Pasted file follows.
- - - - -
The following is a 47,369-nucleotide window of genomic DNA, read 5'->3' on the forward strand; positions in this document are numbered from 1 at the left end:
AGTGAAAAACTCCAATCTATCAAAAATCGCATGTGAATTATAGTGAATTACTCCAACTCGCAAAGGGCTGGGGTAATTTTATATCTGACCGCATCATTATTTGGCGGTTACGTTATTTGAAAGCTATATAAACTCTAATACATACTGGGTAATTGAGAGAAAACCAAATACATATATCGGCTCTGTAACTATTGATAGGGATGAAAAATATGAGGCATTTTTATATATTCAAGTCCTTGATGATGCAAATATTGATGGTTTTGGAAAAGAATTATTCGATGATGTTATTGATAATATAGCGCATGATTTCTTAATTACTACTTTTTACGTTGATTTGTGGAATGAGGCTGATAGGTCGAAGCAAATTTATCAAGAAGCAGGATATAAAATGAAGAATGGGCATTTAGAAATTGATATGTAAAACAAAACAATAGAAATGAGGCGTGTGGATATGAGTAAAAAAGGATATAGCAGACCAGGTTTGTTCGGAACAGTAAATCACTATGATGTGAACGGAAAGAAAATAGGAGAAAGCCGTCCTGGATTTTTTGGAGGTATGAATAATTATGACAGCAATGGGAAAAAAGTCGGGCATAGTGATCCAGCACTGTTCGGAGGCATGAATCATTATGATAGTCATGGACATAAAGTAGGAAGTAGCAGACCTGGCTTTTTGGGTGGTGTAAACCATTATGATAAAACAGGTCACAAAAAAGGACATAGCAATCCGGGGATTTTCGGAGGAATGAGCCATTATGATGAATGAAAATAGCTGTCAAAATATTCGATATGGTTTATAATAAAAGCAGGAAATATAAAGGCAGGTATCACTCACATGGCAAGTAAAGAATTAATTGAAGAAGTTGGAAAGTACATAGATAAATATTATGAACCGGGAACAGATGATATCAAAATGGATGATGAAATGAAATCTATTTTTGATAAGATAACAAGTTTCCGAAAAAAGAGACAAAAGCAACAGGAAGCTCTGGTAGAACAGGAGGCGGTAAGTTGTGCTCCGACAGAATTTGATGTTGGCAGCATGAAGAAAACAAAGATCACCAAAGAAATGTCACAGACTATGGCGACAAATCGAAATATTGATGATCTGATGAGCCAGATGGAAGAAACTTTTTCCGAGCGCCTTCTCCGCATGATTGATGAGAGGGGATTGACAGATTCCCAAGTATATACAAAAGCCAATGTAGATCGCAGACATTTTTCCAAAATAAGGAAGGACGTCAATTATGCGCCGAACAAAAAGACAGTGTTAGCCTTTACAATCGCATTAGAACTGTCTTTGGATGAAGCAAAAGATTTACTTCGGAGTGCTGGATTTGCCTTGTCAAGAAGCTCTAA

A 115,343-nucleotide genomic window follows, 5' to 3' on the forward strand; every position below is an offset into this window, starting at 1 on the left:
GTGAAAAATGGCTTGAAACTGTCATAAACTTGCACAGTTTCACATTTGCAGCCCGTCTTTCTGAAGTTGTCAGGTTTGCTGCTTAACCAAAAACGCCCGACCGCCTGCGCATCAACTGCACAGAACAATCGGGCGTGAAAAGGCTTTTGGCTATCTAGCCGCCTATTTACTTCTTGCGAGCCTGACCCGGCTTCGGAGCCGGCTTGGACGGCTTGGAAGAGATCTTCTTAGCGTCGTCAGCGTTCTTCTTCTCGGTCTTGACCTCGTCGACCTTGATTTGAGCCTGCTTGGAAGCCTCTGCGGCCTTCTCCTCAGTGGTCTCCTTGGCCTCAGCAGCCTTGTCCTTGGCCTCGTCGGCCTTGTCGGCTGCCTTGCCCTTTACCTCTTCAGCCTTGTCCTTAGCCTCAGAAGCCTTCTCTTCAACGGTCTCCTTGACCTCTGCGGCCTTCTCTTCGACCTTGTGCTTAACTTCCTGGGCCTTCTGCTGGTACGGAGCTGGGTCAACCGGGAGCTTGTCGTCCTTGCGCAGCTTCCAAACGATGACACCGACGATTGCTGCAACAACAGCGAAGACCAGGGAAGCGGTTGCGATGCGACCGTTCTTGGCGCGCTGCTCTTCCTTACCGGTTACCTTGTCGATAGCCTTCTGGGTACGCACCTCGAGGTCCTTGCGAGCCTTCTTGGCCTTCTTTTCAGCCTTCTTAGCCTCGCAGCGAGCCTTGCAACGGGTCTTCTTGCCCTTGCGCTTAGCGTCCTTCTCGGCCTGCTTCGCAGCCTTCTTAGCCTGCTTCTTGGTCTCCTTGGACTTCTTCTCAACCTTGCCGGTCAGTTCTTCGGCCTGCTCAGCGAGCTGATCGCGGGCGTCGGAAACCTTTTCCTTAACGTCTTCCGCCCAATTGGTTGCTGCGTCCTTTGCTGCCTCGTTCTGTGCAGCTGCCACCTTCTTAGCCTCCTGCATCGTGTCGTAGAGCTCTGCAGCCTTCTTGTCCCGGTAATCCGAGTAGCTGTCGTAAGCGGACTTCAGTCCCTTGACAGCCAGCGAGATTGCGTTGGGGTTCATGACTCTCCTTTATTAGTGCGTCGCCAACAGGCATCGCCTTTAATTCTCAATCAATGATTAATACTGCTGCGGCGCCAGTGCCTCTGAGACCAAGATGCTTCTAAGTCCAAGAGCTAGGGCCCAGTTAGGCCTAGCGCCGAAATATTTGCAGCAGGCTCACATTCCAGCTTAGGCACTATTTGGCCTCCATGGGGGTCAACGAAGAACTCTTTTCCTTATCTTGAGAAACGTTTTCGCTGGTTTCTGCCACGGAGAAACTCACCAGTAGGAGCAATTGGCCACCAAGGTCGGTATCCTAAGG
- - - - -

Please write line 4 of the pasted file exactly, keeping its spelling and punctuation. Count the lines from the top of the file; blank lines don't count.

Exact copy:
GTGAAAAATGGCTTGAAACTGTCATAAACTTGCACAGTTTCACATTTGCAGCCCGTCTTTCTGAAGTTGTCAGGTTTGCTGCTTAACCAAAAACGCCCGACCGCCTGCGCATCAACTGCACAGAACAATCGGGCGTGAAAAGGCTTTTGGCTATCTAGCCGCCTATTTACTTCTTGCGAGCCTGACCCGGCTTCGGAGCCGGCTTGGACGGCTTGGAAGAGATCTTCTTAGCGTCGTCAGCGTTCTTCTTCTCGGTCTTGACCTCGTCGACCTTGATTTGAGCCTGCTTGGAAGCCTCTGCGGCCTTCTCCTCAGTGGTCTCCTTGGCCTCAGCAGCCTTGTCCTTGGCCTCGTCGGCCTTGTCGGCTGCCTTGCCCTTTACCTCTTCAGCCTTGTCCTTAGCCTCAGAAGCCTTCTCTTCAACGGTCTCCTTGACCTCTGCGGCCTTCTCTTCGACCTTGTGCTTAACTTCCTGGGCCTTCTGCTGGTACGGAGCTGGGTCAACCGGGAGCTTGTCGTCCTTGCGCAGCTTCCAAACGATGACACCGACGATTGCTGCAACAACAGCGAAGACCAGGGAAGCGGTTGCGATGCGACCGTTCTTGGCGCGCTGCTCTTCCTTACCGGTTACCTTGTCGATAGCCTTCTGGGTACGCACCTCGAGGTCCTTGCGAGCCTTCTTGGCCTTCTTTTCAGCCTTCTTAGCCTCGCAGCGAGCCTTGCAACGGGTCTTCTTGCCCTTGCGCTTAGCGTCCTTCTCGGCCTGCTTCGCAGCCTTCTTAGCCTGCTTCTTGGTCTCCTTGGACTTCTTCTCAACCTTGCCGGTCAGTTCTTCGGCCTGCTCAGCGAGCTGATCGCGGGCGTCGGAAACCTTTTCCTTAACGTCTTCCGCCCAATTGGTTGCTGCGTCCTTTGCTGCCTCGTTCTGTGCAGCTGCCACCTTCTTAGCCTCCTGCATCGTGTCGTAGAGCTCTGCAGCCTTCTTGTCCCGGTAATCCGAGTAGCTGTCGTAAGCGGACTTCAGTCCCTTGACAGCCAGCGAGATTGCGTTGGGGTTCATGACTCTCCTTTATTAGTGCGTCGCCAACAGGCATCGCCTTTAATTCTCAATCAATGATTAATACTGCTGCGGCGCCAGTGCCTCTGAGACCAAGATGCTTCTAAGTCCAAGAGCTAGGGCCCAGTTAGGCCTAGCGCCGAAATATTTGCAGCAGGCTCACATTCCAGCTTAGGCACTATTTGGCCTCCATGGGGGTCAACGAAGAACTCTTTTCCTTATCTTGAGAAACGTTTTCGCTGGTTTCTGCCACGGAGAAACTCACCAGTAGGAGCAATTGGCCACCAAGGTCGGTATCCTAAGG